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Customer Service Is All About Sense of Urgency
July 13, 2015 | By Neil Ducoff | 1 Comment
Sense of urgency takes on new meaning and purpose when discussing the Customer Satisfaction Business Outcome. Think about the times you walked into a business and waited for someone to notice and take care of you. OK, now think about the times you waited while watching employees talk to one another and were totally oblivious to your presence. How about those times you sat in a restaurant watching other tables being served that were seated after you? What about that customer service representative that promised to call you back in an hour … and never did? These are all symptoms of a breakdown in sense of urgency.
Sense of urgency and customer satisfaction are inseparable. If your business fails to deliver on a customer expectation, it will show in your first-time and existing client retention rates. It’s that black and white. Nothing infuriates clients more than shoddy or substandard service. If a business fails to deliver on its quality and experience promise, it must be regarded as a breach of contract. Likewise, attention to detail, amazing service and the efforts any business makes to exceed the ordinary and deliver the extraordinary is what truly defines world-class brand.
The ability to consistently deliver quality and extraordinary experiences is, without question, a reflection of a company’s culture and systems. Here’s an interesting question to ponder: When you’ve experienced true no-compromise, high sense of urgency service from a company, were you experiencing the culture and systems of the business, or the service and work ethic of an individual who functions with a sense of urgency? A customer satisfaction driven employee may hide a company’s warts once or twice, but eventually the company’s true culture and lack of urgency to satisfy its customers will be exposed for customers to see.
Here’s a hit list of no-compromise strategies you can use to create a sense of urgency to drive the Customer Service Business Outcome in your company:
- Videotape staff servicing customers: Video doesn’t lie. It shows what’s real. The videotaping must be positioned as a learning exercise – not a “catch people doing something wrong” witch hunt. Watching their own behavior, posture, body language, attire … and the visual responses from customers … can be a real wake-up call. Video can be an important tool to communicate the need to change in a compelling way that service employees can truly feel and internalize.
- Take a tour: Take staff on a tour of your facility and have them take notes of everything they see and observe that would either support or detract from customer satisfaction. When it comes to customer satisfaction … everyone is responsible. When the “It’s not my job to do that” line contaminates your culture, the Customer Satisfaction Outcome is compromised. Time for a Neilism: Why is it that only owners and leaders can see the dirt that is obviously invisible to employees? Be sure to have the debriefing and strategies meeting afterward to define a decisive plan of action to improve customer satisfaction.
- Service is like a Broadway play: Every successful Broadway play demands that every actor knows his or her lines and to be in the right spot on cue. There is a sense of urgency to relentlessly rehearse until everyone gets it right and every scene is executed flawlessly – not just on opening night, but every night. How many of your employees know their lines and cues? How many employees can execute those lines and cues flawlessly every day? Anything less than every time/every day is a compromise.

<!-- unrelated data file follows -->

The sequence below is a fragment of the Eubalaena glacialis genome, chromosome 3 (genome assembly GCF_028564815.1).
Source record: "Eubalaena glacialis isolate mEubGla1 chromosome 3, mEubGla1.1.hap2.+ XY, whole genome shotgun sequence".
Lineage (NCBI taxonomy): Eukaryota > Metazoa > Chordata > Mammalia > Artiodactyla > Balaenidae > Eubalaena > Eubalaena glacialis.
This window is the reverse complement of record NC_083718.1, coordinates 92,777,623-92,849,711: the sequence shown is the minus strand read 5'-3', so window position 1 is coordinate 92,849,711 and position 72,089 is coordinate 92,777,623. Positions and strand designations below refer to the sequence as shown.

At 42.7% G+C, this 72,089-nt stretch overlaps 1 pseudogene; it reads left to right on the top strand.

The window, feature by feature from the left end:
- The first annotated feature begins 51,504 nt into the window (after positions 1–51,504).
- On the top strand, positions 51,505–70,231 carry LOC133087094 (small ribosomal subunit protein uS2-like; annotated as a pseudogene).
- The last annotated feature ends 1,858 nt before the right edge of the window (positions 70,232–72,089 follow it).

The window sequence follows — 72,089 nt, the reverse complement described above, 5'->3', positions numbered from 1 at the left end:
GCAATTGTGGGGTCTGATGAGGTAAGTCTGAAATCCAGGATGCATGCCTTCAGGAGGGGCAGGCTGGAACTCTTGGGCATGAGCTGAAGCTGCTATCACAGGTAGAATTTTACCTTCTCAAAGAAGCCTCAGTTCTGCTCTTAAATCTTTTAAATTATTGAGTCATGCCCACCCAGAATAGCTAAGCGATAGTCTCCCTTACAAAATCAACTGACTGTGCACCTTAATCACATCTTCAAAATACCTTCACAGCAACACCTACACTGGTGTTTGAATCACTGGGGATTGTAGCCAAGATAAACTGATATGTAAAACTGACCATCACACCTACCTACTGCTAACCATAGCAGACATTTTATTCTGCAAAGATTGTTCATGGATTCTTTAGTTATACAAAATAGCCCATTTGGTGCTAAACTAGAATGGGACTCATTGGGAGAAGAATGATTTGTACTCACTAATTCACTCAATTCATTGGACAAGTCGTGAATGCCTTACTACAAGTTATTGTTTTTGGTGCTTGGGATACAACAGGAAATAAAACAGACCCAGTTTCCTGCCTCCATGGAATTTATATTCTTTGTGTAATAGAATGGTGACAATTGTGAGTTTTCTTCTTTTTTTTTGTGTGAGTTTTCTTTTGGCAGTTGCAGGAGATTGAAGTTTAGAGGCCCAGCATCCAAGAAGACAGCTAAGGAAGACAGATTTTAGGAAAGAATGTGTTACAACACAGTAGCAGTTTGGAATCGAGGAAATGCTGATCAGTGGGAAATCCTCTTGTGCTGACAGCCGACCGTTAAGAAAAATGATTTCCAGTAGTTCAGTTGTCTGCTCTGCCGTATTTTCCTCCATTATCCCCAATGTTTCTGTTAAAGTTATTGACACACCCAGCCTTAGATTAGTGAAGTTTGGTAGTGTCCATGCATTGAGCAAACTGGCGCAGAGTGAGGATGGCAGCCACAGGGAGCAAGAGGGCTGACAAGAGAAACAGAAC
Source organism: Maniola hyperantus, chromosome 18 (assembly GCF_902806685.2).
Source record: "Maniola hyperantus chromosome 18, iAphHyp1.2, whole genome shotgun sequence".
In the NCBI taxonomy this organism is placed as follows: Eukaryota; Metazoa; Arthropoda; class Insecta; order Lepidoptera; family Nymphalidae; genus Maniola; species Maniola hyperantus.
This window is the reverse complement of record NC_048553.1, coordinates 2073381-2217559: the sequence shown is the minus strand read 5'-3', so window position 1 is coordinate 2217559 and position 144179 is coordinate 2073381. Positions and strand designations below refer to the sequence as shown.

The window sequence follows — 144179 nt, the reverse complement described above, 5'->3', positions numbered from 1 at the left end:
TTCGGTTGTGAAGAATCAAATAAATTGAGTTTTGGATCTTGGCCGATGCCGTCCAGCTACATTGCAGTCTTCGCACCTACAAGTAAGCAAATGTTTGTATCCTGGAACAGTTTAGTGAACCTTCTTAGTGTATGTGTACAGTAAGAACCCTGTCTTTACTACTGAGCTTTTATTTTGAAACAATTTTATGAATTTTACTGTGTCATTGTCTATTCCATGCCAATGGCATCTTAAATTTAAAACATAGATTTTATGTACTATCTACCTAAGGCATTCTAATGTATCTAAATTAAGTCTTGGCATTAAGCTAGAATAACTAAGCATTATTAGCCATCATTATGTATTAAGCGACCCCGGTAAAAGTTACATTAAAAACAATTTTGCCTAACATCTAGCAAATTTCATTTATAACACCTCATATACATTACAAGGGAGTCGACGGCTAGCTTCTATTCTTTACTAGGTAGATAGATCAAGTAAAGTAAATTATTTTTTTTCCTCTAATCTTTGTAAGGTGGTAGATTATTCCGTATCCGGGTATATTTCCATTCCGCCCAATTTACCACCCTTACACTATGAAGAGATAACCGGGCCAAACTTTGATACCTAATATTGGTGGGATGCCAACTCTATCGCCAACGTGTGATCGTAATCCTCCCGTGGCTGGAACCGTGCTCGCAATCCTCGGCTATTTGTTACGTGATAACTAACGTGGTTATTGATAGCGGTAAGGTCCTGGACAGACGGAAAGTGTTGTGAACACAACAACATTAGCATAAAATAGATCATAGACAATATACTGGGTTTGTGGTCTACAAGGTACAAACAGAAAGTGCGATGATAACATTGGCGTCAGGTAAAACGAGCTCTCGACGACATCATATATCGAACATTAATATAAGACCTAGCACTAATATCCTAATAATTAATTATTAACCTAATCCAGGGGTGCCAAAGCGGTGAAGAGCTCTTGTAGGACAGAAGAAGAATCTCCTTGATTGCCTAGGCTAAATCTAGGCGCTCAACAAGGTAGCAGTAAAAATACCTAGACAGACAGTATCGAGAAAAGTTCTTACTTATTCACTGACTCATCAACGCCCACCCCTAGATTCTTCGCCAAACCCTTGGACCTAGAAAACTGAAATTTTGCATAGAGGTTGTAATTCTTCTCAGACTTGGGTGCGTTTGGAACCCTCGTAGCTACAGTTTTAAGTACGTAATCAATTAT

- Define your standards: Create your company’s own “Non-Negotiable Customer Satisfaction Standards.” How quickly can the phone be answered? How long will a client be allowed to wait? How will clients be greeted? How will consultations be executed? What’s the procedure for concluding a service, including pre-book and product recommendations? What’s each and every individual’s responsibility for ensuring that what clients see and hear is only what they’re supposed to see and hear? What conversation topics are off limits? What is an acceptable dress code? You and your team should have no trouble expanding on this list.
- Visual cues: If you have a call center or telephone sales office, install call sequencing monitors so employees can see how many customers are on hold, for how long and how many calls were lost. Mount the monitors so all employees can see them. Nothing creates urgency more than seeing the action live.
- Consistency is like a steady drumbeat: Make “sense of urgency” issues and strategies part of your daily huddle. Keep them short and focused. The intent is to keep the drumbeat pace “urgent.” These daily verbal reminders will ultimately shape your customer satisfaction culture.
- Cheerleading a little nudge: The no-compromise leader never hesitates to use the tried and true method of cheerleading employees with the “let’s pick up the pace – we’ve got customers to satisfy.” When direct instruction or wake-up calls are needed, don’t hesitate. I’m not suggesting that you turn into a Marine drill sergeant, it just never hurts to apply a little leadership nudge, or more, when necessary.
- Customer satisfaction and shared accountability: Accountability is not a word to be feared. Accountability is about a commitment to doing it right and doing it on time. Accountability is a commitment to achieving the highest level of consistency. If your company’s brand promise is to deliver value, consistency and extraordinary client experiences, then accountability must be embedded as a core value that is shared and protected by each and every employee. No compromise.